The two problem flasher circuits are connected to the same pin of J107 on the WPC power board (pin 6), so in theory, it could be, that when all the flashers and lamps are activated, that the 20V supply on this pin is less than the supply on pin 5 (to which all other flasher circuits are connected). However these two pins are connected together on the power board, so that can not be the problem.

To see whether there was a problem with the resistance of these two flasher circuits, I briefly shorted their corresponding pins on J126 to ground (thereby by-passing the “grounding” circuitry) and both flasher circuits flashed as expected. This implies to me, that the problem is actually with the two grounding circuits not grounding completely (although I find this hard to believe).

So I’ve decided to replace the Bridge Rectifier (BR4) which provides the 20V supply to the flasher circuit and its corresponding capacitor (C11) as well as the TIP107 and 2N5401 for both “grounding” circuits.

Hopefully with these updates the supply to the flasher circuits will be good as new!

Metal Brackets

Monday, May 25th, 2009

The plastics for the bookcase, telephone and bearkick ramp are attached with metal angle pieces to their corresponding plastic supports. So I will have to acquire these brackets also if I don’t want to use the old ones, which I don’t.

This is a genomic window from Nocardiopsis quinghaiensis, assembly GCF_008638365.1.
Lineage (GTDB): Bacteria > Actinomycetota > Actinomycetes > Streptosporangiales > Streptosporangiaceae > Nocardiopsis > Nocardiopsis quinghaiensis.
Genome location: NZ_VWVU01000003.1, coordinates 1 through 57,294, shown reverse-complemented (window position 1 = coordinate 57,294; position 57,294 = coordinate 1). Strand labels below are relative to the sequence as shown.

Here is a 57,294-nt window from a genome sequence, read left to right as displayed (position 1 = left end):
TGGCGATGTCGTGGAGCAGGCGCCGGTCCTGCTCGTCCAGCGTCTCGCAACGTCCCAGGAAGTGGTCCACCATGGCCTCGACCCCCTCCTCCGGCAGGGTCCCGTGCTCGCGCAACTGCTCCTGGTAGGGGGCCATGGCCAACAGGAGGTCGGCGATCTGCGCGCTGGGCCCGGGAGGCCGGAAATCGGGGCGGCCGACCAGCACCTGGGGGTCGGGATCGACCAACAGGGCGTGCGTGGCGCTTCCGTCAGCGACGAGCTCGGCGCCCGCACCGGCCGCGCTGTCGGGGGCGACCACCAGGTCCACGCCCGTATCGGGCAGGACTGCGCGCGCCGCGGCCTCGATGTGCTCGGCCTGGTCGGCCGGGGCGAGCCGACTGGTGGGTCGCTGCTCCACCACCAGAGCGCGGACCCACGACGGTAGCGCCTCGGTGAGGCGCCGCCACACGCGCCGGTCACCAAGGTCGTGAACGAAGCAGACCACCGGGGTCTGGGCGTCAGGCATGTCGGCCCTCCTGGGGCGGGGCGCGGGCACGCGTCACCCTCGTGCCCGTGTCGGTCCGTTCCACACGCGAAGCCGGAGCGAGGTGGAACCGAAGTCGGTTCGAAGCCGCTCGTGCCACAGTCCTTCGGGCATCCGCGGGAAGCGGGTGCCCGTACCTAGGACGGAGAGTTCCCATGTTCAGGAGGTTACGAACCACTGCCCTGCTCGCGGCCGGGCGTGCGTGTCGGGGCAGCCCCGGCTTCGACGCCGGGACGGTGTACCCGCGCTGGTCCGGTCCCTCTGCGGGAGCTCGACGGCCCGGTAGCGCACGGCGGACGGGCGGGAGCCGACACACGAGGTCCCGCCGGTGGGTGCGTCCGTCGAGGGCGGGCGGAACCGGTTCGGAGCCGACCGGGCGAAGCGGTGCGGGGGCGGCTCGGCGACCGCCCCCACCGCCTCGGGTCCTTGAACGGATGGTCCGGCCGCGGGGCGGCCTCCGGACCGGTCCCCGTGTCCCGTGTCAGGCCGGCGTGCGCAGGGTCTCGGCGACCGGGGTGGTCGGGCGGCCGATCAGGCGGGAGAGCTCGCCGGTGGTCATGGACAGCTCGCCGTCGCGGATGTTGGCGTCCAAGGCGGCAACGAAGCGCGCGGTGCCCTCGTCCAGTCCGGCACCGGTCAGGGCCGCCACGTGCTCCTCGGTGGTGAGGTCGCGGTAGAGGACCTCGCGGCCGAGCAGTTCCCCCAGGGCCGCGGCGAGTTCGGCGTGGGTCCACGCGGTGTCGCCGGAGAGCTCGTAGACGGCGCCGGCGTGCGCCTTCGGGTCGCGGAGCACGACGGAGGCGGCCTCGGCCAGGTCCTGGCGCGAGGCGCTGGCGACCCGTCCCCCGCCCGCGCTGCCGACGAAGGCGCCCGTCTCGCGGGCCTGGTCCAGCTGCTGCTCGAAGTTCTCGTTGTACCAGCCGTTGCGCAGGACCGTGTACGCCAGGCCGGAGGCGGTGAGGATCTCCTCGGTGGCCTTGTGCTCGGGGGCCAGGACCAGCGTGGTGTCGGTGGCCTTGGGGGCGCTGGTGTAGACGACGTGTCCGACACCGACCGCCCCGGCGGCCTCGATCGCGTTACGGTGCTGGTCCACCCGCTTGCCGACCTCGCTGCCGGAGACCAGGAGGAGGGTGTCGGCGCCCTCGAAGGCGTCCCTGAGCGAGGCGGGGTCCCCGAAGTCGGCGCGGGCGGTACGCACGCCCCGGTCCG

A few enquiries on RGP and revealed nothing other than a recommendation to get such angle pieces from the local hardware store. So I went looking.

I found two potential solutions: angle strips one out of aluminium and one out of plastic, which I could cut. As they didn’t have my required size (15mm x 15mm) in aluminium, I opted for the hard plastic version.

Plastic angle 15mm x 15mm

Plastic angle 15mm x 15mm

Display Foil

Sunday, May 24th, 2009

I saw some display foil for the dot matrix display (DMD) advertised on The idea of this foil is to reduce display glare from the pinball glass – even with the fantastic new glass with minimal reflection (which I still haven’t got), the DMD reflection can still be seen and so could disturb, so I acquired one.

It turned up today and my first impression was one of disappointment. I guess it’s just a polarising sheet preventing light from travelling in the vertical plane. However by testing the foil – by putting one end at right angles to the other, which due to the polarising nature should block all the light – some light was still seen to shine through.

Still, I will need to test the foil in situ on the machine itself to see whether it actually brings anything. Unfortunately I don’t have my glass mounted on the machine at the moment, so this test will have to wait.

New Thing Box

Monday, May 18th, 2009
Marked Thing Box

Marked Thing Box

My Thing Box is marked. It always was. So I have three options: either I cover it in one of the several available sticker sets, I mod it like this or I simply get a new one.

As I’m trying to keep my TAF as original as possible (with only a few slight improvements) at this stage I’ve decided to go for a new box.